What does it cost to keep the Rohingyas in India?

The little institutional support rendered to the Rohingyas is available only to those with UNHRC cards.

Published: 20th September 2017 11:49 PM  |   Last Updated: 21st September 2017 09:19 AM   |  A+A-

A group of Muslim Rohingyas in Ghumdhum, Cox's Bazar weep as Bangladesh border guards (not pictured) order them to leave their makeshift camp and force them out of the country. | AP

Express News Service

HYDERABAD: The Union government’s affidavit on the Rohingyas’ presence in India made pointed mention of the ‘diversion of national resources’ to harbour some 43000 of them. However, as far as the 3,900 Rohingya refugees living in Hyderabad are concerned, no great support is rendered equivalent to what is given to Sri Lankan Tamil or Tibetan refugees for instance.
The Rohingya Muslims in Hyderabad live in slums in the Old City. They receive no official support for housing, education or rations. In fact, they pay rents ranging from Rs 600 to Rs 1,500 for small houses with shared bathrooms. Most of those who work do so as daily wage labourers.
Any support for the community comes from the local madrasas -- which provide them weekly supplies of groceries -- and the UNHCR, which supports the primary education of Rohingya children and provides them refugee cards which serve as a form of identity.
Neither the state nor the central government provides any financial aid. The community is not eligible for any welfare schemes or benefits that citizens are entitled to. "The Telangana government does not aid the Rohingyas in any way. Their survival is difficult and they live by their own hard work," said Dr Mazher Hussain, director of the Confederation of Voluntary Organisations (COVA), an NGO which works with UNHCR among the Rohingya community in Hyderabad.
"Some good people see our plight and give us supplies like rice, dal, vegetables and soap," said one refugee.
However, the little institutional support rendered to the Rohingyas is available only to those with UNHRC cards. On Wednesday, at the Balapur refugee settlement, two men from a local madrasa were collecting photocopies of the UNHCR card from a refugee before giving him a week’s supply of groceries.
However, getting a UNHCR card is not easy. Refugees applying for a card are subject to multiple rounds of scrutiny, and not all receive a card at the end of it. The authorities check the Country of Origin Information (COI), in this case Myanmar, and follow a lengthy process involving multiple interviews to ascertain past personal records.
"If any of the expatriates seek refugee status, we go through a COI and if the record shows that they have a criminal record, they will be excluded and will not be given refugee status," said sources in UNHCR. It takes a refugee three to six months to get a UNHCR card. The cards, which are valid for four years, need to be renewed at least six months prior to expiry.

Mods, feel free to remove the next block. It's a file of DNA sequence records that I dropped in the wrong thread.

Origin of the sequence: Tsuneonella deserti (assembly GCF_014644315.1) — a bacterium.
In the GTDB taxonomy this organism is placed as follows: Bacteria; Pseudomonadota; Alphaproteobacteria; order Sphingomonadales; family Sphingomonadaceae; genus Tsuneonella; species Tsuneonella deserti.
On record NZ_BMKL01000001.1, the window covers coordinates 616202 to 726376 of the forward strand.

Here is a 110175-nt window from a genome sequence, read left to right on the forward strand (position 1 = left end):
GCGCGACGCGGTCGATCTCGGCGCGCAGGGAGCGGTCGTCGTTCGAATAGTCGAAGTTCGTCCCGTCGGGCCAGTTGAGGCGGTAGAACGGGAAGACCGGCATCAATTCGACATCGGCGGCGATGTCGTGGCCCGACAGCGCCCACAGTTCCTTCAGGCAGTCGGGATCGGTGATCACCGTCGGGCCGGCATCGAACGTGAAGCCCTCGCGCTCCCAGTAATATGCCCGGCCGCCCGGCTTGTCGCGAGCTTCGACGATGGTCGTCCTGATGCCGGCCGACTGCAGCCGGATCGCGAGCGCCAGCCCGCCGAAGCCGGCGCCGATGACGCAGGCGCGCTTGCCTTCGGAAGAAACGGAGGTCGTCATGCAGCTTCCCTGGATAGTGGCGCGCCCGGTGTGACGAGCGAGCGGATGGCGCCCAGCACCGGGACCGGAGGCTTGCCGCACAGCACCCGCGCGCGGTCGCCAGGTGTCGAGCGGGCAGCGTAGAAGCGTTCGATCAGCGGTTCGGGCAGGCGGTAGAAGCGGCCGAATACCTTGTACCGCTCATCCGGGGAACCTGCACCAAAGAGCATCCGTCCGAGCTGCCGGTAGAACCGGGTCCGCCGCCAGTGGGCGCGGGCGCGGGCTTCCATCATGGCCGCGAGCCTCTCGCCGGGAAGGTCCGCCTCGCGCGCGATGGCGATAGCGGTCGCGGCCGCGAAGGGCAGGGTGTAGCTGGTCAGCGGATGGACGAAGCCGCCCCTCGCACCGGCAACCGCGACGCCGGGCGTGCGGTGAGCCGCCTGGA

"It is not an easy process to apply for a card. We have to go to the COVA office where we have to register. Then the request is sent to multiple processing centres before I get it back. I came here in 2013 and the card’s validity ends in October 2017. I have already applied for revalidation and I will be getting it soon," said a 70-year-old refugee.

Health benefits accessible

The only support -- indirect at best -- that the Rohingya refugees get from the government is in the form of medical treatment at government hospitals. A local government-operated clinic is accessed at a fee of Rs 20 for ailments. For major diseases, government hospitals are the the only recourse. Accessing the health report of an aged Rohingya with TB, New Indian Express found that the patient, being treated for a year now, has been given medicines for his treatment.
One Rohingya woman said: "Many a time when we go to government hospitals, we go with our Indian friends. It helps ease the registration hurdles. Otherwise, the local clinic is our first priority as they know the kind of circumstances we come from."
In October 2016, ICDS services were started for lactating mothers and pregnant women in the Balapur Rohingya community in the form of take-home rations. However, sources said the programme was halted recently.

There is a primary school run by Save the Children for Rohingyas in Balapur in Hyderabad. Save the Children also helps facilitate some students’ further education in state government schools. The other educational option are the madarsas. Those born in India are luckier as they can access documents to help them go to government schools, but even these are few.
What about crime and fake documents?
The government’s charge that some Rohingyas get fake Indian documents does hold some water though. "There have been three arrests till now of persons possessing fake Aadhaar cards. A few criminal cases have also been booked against Rohingyas. We are on constant vigil coordinating with the Intelligence Bureau, the Counter Terrorist department and UNHCR," said V Satyanarayana, deputy commissioner of police.
Mazher Hussain of the Confederation of Voluntary Agencies agrees that there are a few refugees who procure fake identity cards for a better future, but they are counselled against doing so. "Not all do such illegal activity, only a few  do it. We counsel them. We urge the authorities to take action against agents who organize this illegal business," he said.
Conversations with members of the Rohingya community revealed that Indian agents arrange fake documents for about Rs 20,000. Given that the only identity they can possibly attain is a UNHCR card -- which does not ensure them employment or education -- some are pushed to try and get fake documents.
On the question of national security, DCP Satyanarayana said that “three terror modules were detected among the Rohingyas over a period of four years. However, he offered no details.

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